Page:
In Cambridge, support for soldiers is pro war

Ethel C. Fenig
Cambridge, Massachusetts, home of Harvard and MIT, lived down to its reputation of liberal closed mindedness when Boy Scout collection boxes for troops in Iraq were ordered removed from polling places.  And the reason?
Marsha Weinerman, executive director of the city's Election Commission, said the boxes were removed after a resident complained to commission workers about their implied "pro-war" message.

"We contacted the law department, and it was determined that the best course of action would be to remove the boxes," Weinerman said. (snip)

Weinerman cited a law that prohibits political messages near any polling station in an election. But state law prohibits political messages pertaining to a particular election within 150 feet of any polling station, according to a spokesperson for Secretary of State William Galvin's office. There is no law stopping someone from promoting an unrelated political message within 150 feet of any polling place.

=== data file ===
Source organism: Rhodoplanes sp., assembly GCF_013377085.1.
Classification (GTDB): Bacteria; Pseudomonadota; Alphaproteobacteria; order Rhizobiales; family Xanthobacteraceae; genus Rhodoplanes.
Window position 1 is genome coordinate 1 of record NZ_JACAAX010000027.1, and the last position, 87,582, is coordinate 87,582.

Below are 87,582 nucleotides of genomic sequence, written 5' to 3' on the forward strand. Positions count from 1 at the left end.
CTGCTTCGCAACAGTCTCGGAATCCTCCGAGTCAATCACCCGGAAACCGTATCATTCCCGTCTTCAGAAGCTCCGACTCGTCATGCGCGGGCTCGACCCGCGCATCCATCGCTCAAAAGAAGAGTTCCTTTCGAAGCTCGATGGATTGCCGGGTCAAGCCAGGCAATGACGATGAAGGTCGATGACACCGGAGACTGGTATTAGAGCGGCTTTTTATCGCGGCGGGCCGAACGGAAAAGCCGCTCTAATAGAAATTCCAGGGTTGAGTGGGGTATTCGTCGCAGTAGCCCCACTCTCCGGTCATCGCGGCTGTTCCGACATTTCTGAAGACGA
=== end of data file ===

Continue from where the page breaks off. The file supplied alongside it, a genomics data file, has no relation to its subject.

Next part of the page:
This of course begs the question: since when is voluntarily donating articles for soldiers considered "pro war" or even a political message rather than being seen as an act of gratitude to those who are serving our country? 

Perhaps when people live in such places as Cambridge.

The left constantly tells us that it, too, supports the soldiers. But now a liberal bastion tells us that supporting the soldiers is a political act. 
Cambridge, Massachusetts, home of Harvard and MIT, lived down to its reputation of liberal closed mindedness when Boy Scout collection boxes for troops in Iraq were ordered removed from polling places.  And the reason?
Marsha Weinerman, executive director of the city's Election Commission, said the boxes were removed after a resident complained to commission workers about their implied "pro-war" message.

"We contacted the law department, and it was determined that the best course of action would be to remove the boxes," Weinerman said. (snip)

Weinerman cited a law that prohibits political messages near any polling station in an election. But state law prohibits political messages pertaining to a particular election within 150 feet of any polling station, according to a spokesperson for Secretary of State William Galvin's office. There is no law stopping someone from promoting an unrelated political message within 150 feet of any polling place.
This of course begs the question: since when is voluntarily donating articles for soldiers considered "pro war" or even a political message rather than being seen as an act of gratitude to those who are serving our country? 

Perhaps when people live in such places as Cambridge.

The left constantly tells us that it, too, supports the soldiers. But now a liberal bastion tells us that supporting the soldiers is a political act.